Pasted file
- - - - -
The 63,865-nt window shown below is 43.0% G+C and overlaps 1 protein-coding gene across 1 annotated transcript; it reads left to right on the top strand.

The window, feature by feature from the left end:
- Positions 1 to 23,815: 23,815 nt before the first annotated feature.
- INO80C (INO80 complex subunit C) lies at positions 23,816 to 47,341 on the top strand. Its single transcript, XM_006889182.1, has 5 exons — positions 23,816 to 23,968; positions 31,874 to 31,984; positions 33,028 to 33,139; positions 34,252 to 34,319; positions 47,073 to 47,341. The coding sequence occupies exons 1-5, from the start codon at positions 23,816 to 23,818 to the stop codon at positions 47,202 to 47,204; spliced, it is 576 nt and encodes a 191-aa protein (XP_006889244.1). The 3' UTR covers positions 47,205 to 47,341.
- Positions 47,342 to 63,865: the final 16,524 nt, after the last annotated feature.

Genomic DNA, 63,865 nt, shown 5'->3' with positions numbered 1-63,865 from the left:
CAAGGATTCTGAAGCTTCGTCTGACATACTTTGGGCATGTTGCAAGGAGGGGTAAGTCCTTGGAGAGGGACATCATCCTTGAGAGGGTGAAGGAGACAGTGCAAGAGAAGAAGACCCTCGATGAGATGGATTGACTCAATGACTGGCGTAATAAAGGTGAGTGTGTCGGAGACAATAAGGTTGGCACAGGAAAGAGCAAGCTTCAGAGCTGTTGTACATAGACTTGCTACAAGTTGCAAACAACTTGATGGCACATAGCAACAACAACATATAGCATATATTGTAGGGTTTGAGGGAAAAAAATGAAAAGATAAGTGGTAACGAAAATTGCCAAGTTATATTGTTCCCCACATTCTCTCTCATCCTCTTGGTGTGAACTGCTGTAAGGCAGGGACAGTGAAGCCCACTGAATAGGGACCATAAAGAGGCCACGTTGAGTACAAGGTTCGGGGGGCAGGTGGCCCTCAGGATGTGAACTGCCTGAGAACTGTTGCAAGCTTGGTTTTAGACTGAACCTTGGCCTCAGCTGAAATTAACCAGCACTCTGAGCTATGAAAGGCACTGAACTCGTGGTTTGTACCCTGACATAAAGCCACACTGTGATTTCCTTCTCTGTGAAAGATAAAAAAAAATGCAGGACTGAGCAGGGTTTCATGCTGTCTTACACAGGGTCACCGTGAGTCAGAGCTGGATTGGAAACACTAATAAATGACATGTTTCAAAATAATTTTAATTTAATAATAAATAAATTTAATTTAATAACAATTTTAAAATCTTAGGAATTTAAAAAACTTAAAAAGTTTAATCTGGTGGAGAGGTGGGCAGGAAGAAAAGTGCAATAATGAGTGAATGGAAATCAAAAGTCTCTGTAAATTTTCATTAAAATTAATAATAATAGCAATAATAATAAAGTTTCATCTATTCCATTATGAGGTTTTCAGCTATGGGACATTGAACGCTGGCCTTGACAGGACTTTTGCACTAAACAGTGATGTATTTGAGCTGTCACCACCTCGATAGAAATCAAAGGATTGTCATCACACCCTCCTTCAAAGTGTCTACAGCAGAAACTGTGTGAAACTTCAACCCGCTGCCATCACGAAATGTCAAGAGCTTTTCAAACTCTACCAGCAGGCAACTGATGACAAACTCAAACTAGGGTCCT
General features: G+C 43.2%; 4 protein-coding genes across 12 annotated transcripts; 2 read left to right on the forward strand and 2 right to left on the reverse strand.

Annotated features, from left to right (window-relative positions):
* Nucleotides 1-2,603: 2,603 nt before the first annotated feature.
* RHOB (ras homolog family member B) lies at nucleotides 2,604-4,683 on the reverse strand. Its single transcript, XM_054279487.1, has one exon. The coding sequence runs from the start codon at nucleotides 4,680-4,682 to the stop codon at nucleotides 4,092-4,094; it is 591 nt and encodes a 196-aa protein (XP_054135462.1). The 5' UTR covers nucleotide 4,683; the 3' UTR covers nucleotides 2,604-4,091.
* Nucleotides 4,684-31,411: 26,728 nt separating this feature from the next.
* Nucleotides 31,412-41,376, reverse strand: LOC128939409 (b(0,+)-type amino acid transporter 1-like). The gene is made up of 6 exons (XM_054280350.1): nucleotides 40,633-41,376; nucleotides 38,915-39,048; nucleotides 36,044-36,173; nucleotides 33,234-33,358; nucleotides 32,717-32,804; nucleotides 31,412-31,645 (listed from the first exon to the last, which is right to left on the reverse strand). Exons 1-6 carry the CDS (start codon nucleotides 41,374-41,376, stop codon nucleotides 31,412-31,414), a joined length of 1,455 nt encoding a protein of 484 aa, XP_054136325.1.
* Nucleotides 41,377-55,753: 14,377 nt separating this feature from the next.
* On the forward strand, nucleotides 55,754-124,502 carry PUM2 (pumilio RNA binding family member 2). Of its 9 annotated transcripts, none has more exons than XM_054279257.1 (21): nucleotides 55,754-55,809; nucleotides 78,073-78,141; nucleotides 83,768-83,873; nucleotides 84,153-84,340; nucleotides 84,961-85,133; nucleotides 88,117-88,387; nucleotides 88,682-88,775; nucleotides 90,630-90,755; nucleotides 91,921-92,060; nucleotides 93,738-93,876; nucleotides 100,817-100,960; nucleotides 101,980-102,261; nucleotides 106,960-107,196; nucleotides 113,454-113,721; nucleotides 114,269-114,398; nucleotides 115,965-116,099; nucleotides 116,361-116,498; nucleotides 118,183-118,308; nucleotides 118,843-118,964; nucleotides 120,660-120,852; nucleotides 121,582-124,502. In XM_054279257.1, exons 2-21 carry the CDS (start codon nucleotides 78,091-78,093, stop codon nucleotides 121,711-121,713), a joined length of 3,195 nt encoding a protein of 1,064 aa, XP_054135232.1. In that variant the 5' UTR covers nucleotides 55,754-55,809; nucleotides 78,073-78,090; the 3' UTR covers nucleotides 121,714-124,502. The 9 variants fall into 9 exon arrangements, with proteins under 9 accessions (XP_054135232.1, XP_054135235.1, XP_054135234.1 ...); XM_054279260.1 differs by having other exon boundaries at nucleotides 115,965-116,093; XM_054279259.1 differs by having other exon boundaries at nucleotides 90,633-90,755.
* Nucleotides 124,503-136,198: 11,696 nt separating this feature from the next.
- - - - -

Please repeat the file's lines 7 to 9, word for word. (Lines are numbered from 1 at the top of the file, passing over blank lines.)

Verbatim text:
CAAGGATTCTGAAGCTTCGTCTGACATACTTTGGGCATGTTGCAAGGAGGGGTAAGTCCTTGGAGAGGGACATCATCCTTGAGAGGGTGAAGGAGACAGTGCAAGAGAAGAAGACCCTCGATGAGATGGATTGACTCAATGACTGGCGTAATAAAGGTGAGTGTGTCGGAGACAATAAGGTTGGCACAGGAAAGAGCAAGCTTCAGAGCTGTTGTACATAGACTTGCTACAAGTTGCAAACAACTTGATGGCACATAGCAACAACAACATATAGCATATATTGTAGGGTTTGAGGGAAAAAAATGAAAAGATAAGTGGTAACGAAAATTGCCAAGTTATATTGTTCCCCACATTCTCTCTCATCCTCTTGGTGTGAACTGCTGTAAGGCAGGGACAGTGAAGCCCACTGAATAGGGACCATAAAGAGGCCACGTTGAGTACAAGGTTCGGGGGGCAGGTGGCCCTCAGGATGTGAACTGCCTGAGAACTGTTGCAAGCTTGGTTTTAGACTGAACCTTGGCCTCAGCTGAAATTAACCAGCACTCTGAGCTATGAAAGGCACTGAACTCGTGGTTTGTACCCTGACATAAAGCCACACTGTGATTTCCTTCTCTGTGAAAGATAAAAAAAAATGCAGGACTGAGCAGGGTTTCATGCTGTCTTACACAGGGTCACCGTGAGTCAGAGCTGGATTGGAAACACTAATAAATGACATGTTTCAAAATAATTTTAATTTAATAATAAATAAATTTAATTTAATAACAATTTTAAAATCTTAGGAATTTAAAAAACTTAAAAAGTTTAATCTGGTGGAGAGGTGGGCAGGAAGAAAAGTGCAATAATGAGTGAATGGAAATCAAAAGTCTCTGTAAATTTTCATTAAAATTAATAATAATAGCAATAATAATAAAGTTTCATCTATTCCATTATGAGGTTTTCAGCTATGGGACATTGAACGCTGGCCTTGACAGGACTTTTGCACTAAACAGTGATGTATTTGAGCTGTCACCACCTCGATAGAAATCAAAGGATTGTCATCACACCCTCCTTCAAAGTGTCTACAGCAGAAACTGTGTGAAACTTCAACCCGCTGCCATCACGAAATGTCAAGAGCTTTTCAAACTCTACCAGCAGGCAACTGATGACAAACTCAAACTAGGGTCCT
General features: G+C 43.2%; 4 protein-coding genes across 12 annotated transcripts; 2 read left to right on the forward strand and 2 right to left on the reverse strand.

Annotated features, from left to right (window-relative positions):